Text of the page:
Emerging markets vs. developed equities
Wilshire believes that emerging market currencies and equities have largely priced in existing geopolitical risks (meaning that the price of these investments already reflects the risks and is therefore unlikely to be further affected by them); however, they recognize that valuations are less compelling on a relative basis due to lower expectations of forward earnings growth. As a result, they are cautious about just how much they favor emerging markets.
Economic growth starting to slow
Wilshire has seen significant deterioration in Leading Economic Indicators (LEIs) due to weaker sentiment in manufacturing and consumer expectations, as shown in Exhibit A. Leading economic indicators are statistics that precede economic events. They predict the next phase of the business cycle.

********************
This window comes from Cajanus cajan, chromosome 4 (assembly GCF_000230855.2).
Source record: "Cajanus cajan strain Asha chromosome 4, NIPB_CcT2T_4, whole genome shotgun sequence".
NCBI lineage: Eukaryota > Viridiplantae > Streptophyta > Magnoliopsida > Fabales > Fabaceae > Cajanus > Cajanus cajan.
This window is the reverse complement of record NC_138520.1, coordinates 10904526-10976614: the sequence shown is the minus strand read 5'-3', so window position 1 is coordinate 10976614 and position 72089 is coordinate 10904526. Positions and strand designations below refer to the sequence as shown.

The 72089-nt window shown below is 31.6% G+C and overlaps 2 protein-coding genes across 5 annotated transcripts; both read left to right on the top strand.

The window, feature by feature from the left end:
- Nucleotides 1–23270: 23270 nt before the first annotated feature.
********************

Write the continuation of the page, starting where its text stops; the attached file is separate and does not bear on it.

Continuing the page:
Exhibit A: Leading Economic Indicators
The green and red bars represent US LEIs month over month, where green represents positive consumer and manufacturer sentiment, which could be a sign for growth, and red represents negative sentiment, a possible signal that economic growth may be slowing.
During the second half of 2019, the bars turn from green to red, which reflects the weaker or negative sentiment among consumers and manufacturers. This could signify that the growth that the market and economy have experienced may be slowing in the coming months or year.
While U.S. growth continues to outpace major foreign developed economies, economic growth has been slowing in general on a global basis (Exhibit B).